Still, we are in the era of remakes that replace substance, and sometimes humor, for obsidian-tinted gloss. Paul W.S. Anderson’s 1995 take was as corny, delightful, and tastefully faithful to the original source, before Annihilation‘s lack of wits struck the series down to developmental hell. Here’s what I can tell you about this Mortal Kombat: Lewis Tan plays the film-original character and audience surrogate, Cole Young, who is a loser MMA fighter with a dragon emblem on his chest. An upper-extremities-intact Jax (Mehcad Brooks) finds Cole, but before he is able to explain their connection, Sub-Zero (Joe Taslim) interrupts their meeting. Before he knows it, Cole’s family is threatened and he must find Sonya Blade (Jessica McNamee) to find the meaning of these logos and the upcoming Mortal Kombat tournament. As legend goes, if the Outworld villains win this tournament for the tenth time, bad things will happen.

So, before we go any further, it’s important to mention that there is no tournament.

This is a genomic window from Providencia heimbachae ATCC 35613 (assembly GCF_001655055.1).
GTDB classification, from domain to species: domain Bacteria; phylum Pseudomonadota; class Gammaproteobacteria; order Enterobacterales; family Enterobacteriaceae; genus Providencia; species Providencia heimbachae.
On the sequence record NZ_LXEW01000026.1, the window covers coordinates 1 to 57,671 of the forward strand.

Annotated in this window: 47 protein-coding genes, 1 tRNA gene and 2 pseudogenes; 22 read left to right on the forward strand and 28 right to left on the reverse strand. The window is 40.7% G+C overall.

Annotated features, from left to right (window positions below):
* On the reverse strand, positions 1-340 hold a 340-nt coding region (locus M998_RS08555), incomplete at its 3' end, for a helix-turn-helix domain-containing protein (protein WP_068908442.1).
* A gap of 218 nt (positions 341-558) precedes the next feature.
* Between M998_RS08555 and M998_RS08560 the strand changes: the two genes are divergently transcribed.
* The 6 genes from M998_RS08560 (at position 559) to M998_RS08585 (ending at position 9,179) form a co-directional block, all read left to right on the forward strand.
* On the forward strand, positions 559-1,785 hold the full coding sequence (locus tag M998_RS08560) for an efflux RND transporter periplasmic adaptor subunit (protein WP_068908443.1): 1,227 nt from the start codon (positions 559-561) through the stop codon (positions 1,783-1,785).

If it had been advertised as an origin story, I’d kinda get the exclusion. Most of the deathmatches will be on the same remote arena, and instead of relying the movie’s value solely upon action sequences (not that there’s anything wrong with that!), Mortal Kombat chose to expand on knowing the characters and changing the environment (Sonya’s “shithole” trailer, Cole’s fighting cage) as different fighting terrains, which comes in handy for the eventual one-on-ones.  In a way, it does break up the linear conversation-fight-conversation pattern of films before, but this adaptation is comprised of numerous abrupt jumpcuts, which end up being both detrimental to its supposed original intent and sometimes nonsensical. Jax is in about four scenes that don’t quite line up with where everyone else is at the movie; in his last scene, he’s part of the group huddle in which the unanimous decision to not take on Sub-Zero alone becomes contrary to Cole’s brash decision in taking Sub-Zero alone.